The Furies is a brutal survival horror from Tony D’Aquino. This gore shocker from Australia is a blood-pumping cat and mouse game; not for the faint-hearted which sees two young women kidnapped from their local neighborhood by a mysterious assailant.
Kayla (Airlie Dodds) wakes up in unfamiliar territory, aware that something terrible has been done to her and what’s in store promises to be much worse. With no sign of her best friend, Maddie (Ebony Vagulans); Kayla must navigate the endless forest as she is hunted by several masked maniacs thirsty for blood and carnage. Along the way she meets other women in the same predicament, begging the questions, why have they been selected, and will they band together or turn on one another in a survival of the fittest scenario?
The Furies takes the typical slasher movie concept and places an innovative spin on the sub-genre. Essentially, it’s the final girl battling her masked attacker which horror fans have seen countless times, however, D’Aquino masterfully raises the stakes to keep the audience gripped and invested in the ‘controlled’ horror environment he has created. Airlie Dodds delivers a compelling performance as Kayla.
She is both flawed and layered, she makes mistakes along the way, but we cannot help but root for her as she cleverly figures out the sick game, she has unwittingly become entangled in. The decision to make Kayla epileptic, adds to the scare factor as she is placed in a highly dangerous situation without her medication, this allows us to see a ‘final girl’ archetype who can be strong and resourceful but also vulnerable.
The film is described as ‘Halloween Meets The Hunger Games’ in its marketing, however, it shares striking similarities with The Cabin in the Woods (2011) with the idea of a manipulated environment, where the main players lack control in their situation.
When it comes to the violence and gore, The Furies takes a leaf out of Hatchet’s (2006) book, featuring some truly grizzly set pieces and eye-popping spectacles within the death sequences.
The brutality is unrelenting, reminiscent of(1974). Much like Tobe Hooper’s masterpiece the film is completely breath-catching from the get-go as the villains set out to capture their prey. The appearance of the assailants is reminiscent of the typical ‘backwoods horror’ type masks including a pig-face and a Leatherface-style mask to name a few. Their appearances are quite generic when it comes to horror movie slashers, that said, that doesn’t take away from the fact that they appear grotesque and terrifying in equal measure.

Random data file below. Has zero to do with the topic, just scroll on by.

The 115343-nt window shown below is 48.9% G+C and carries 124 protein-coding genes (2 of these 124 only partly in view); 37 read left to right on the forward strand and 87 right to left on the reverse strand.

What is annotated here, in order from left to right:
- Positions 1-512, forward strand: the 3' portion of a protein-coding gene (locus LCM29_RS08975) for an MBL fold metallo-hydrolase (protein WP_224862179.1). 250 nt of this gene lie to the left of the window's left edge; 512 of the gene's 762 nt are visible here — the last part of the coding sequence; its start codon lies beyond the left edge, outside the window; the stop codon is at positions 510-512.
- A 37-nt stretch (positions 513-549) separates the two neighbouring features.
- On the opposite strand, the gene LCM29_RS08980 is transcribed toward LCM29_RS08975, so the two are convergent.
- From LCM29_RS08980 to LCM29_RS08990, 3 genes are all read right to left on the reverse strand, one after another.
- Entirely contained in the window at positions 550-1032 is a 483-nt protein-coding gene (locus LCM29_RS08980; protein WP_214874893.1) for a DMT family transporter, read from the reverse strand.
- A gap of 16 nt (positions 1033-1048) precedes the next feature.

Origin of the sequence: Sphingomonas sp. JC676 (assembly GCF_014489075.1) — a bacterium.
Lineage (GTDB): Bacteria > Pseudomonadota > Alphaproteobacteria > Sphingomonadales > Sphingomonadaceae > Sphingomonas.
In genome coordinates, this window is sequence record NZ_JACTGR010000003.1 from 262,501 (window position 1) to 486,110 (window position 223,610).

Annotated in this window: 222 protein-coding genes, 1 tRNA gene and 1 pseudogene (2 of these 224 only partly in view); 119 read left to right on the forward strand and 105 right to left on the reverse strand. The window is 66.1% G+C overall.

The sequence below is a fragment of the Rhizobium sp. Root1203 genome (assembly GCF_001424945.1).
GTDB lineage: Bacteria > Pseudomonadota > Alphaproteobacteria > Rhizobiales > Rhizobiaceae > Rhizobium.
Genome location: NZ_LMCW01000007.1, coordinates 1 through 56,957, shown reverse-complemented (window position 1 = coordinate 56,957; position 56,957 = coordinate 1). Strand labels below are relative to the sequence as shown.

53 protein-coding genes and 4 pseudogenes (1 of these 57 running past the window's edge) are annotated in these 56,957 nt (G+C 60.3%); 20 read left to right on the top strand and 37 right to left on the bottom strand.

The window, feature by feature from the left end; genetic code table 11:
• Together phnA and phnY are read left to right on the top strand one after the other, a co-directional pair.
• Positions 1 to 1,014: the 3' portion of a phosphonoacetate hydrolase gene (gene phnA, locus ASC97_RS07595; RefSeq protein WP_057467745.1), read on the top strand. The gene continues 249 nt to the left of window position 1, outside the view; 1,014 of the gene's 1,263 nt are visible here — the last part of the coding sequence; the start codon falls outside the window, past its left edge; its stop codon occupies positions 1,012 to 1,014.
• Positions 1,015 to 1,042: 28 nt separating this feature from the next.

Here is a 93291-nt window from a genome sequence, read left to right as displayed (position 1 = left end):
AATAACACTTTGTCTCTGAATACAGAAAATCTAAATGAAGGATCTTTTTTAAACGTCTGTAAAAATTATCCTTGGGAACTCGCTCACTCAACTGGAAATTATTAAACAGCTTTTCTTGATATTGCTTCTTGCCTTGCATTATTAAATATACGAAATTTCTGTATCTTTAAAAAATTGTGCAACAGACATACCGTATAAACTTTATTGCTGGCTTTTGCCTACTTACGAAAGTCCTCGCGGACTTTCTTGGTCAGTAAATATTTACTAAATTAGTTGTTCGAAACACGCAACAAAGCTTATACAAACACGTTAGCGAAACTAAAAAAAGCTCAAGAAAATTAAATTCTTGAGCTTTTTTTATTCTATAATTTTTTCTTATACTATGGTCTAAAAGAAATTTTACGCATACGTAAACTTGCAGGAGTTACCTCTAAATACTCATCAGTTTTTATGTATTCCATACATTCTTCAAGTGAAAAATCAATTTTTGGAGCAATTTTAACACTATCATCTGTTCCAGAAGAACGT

The Furies incorporates excellent camera work, experimenting with POV shots, placing the audience right through Kayla’s eyes as well as including dizzying camera angles creating a sense of disorientation, sticking the viewer slap bang into the action and the surroundings of the victims.
The sound design is incredible and doesn’t hold back on providing a visceral viewing experience, with realistic sounds of footsteps and heavy breathing, evoking the sense that there is a threatening presence close by. The death scenes are heightened by the sound design, with squelching noises bringing in an unpleasant effect.
Horror movies have always featured strong women fighting back and The Furies is no exception. It is empowering in its depiction of raw, female characters taking charge, fighting their way to survival.
A potential sleeper hit, The Furies is the kind of film that shouldn’t be judged by its cover. The poster art does suggest that it’s your average, run-of-the-mill slasher film, but it has much more to offer and overall is a highly enjoyable and effective horror flick.
We dare you to watch The Furies, screening Sunday the 25th August at Frightfest 2019 on the Cineworld Discovery Screen. Signature Entertainment presents The Furies on Digital HD 16th September 2019